My husband (an amateur photographer) and I can often be seen out and about in Cornwall looking for inspiration. Often we will drive past a lane, park and wander up it to see where it goes!
On one such inspiration search, we found this lovely bridleway running up beside a farm near Godolphin. I really fancied having a go at a large painting and decided on a 100 x 50cm canvas which is the largest I'd ever painted!
I started by doing a very loose under painting using very watered down burnt umber and idantherene blue.
It was great sketching this out in such a loose way and the painting seemed to take shape straight away.
I then lay down the colours quite quickly and loosely over the top. It was already feeling 3 dimensional but I still had a looooong way to go!
The sky had to be done next as a lot of the trees would be overlapping it, I spent quite a lot of time getting that rich, turquoise blue that Cornish skies have and the puffy clouds.
There are a surprising amount of shades and colours that make up a 'white' cloud!
Next I worked on the lovely patchwork of fields in the background.
There needed to be the suggestion of trees and bushes separating the fields.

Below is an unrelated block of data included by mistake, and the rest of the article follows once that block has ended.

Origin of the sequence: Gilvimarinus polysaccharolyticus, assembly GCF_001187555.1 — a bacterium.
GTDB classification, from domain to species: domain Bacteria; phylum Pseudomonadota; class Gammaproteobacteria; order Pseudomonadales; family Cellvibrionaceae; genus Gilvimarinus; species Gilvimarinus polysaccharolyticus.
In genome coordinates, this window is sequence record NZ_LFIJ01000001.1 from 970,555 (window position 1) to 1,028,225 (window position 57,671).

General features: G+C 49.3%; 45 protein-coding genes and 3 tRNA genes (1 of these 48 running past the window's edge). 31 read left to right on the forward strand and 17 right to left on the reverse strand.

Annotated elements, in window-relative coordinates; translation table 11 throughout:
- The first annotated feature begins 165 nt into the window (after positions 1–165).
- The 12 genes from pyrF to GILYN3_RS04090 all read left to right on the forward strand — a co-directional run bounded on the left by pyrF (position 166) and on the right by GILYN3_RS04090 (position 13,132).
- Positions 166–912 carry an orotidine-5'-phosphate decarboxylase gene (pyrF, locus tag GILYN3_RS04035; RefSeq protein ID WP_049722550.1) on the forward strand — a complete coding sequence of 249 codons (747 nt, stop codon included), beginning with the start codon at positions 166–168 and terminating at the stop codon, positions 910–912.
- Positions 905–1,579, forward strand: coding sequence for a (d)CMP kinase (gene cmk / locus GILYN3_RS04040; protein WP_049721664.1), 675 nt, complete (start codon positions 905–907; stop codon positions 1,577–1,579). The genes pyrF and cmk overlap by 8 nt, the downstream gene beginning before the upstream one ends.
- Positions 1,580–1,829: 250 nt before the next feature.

I started working on the bushes in the foreground on the left hand side. Here you can see the details of the veins in the leaves and the light catching them
I had to build up many layers of twigs and branches in the bare bush on the left hand side.
More foreground leaves
Many layers of twigs and branches had to be applied..
I then concentrated on the trees farther back and the dark bushes receding back out of the painting.
Next to be painted were the bushes on the right hand side. These were mostly in shadow with little highlights where the sun was breaking through.
I then worked on the path with it's deep, muddy furrows made by the farm vehicles with grass in between . I was very mindful of there being more detail nearer the front of the painting to show depth. I looked very carefully at the way the sunlight was coming through the bushes, creating dappled light on the path
I still wasn't happy with the scrubby bush on the left so i tackled it again. In this case less is more definitely did not apply! It needed many, many layers.
Finally it was time to put in the twisty, gnarly tree on the right. It was quite nerve wracking painting over so much of what I had already painted!
A detail showing the complex, twisted branches.
Finally it was done! Phew! It took over 40 hours of painting and was a real labour of love! I love the mysterious quality to it. Where does the path lead? Should you stay on the path? It is for the viewer to decide...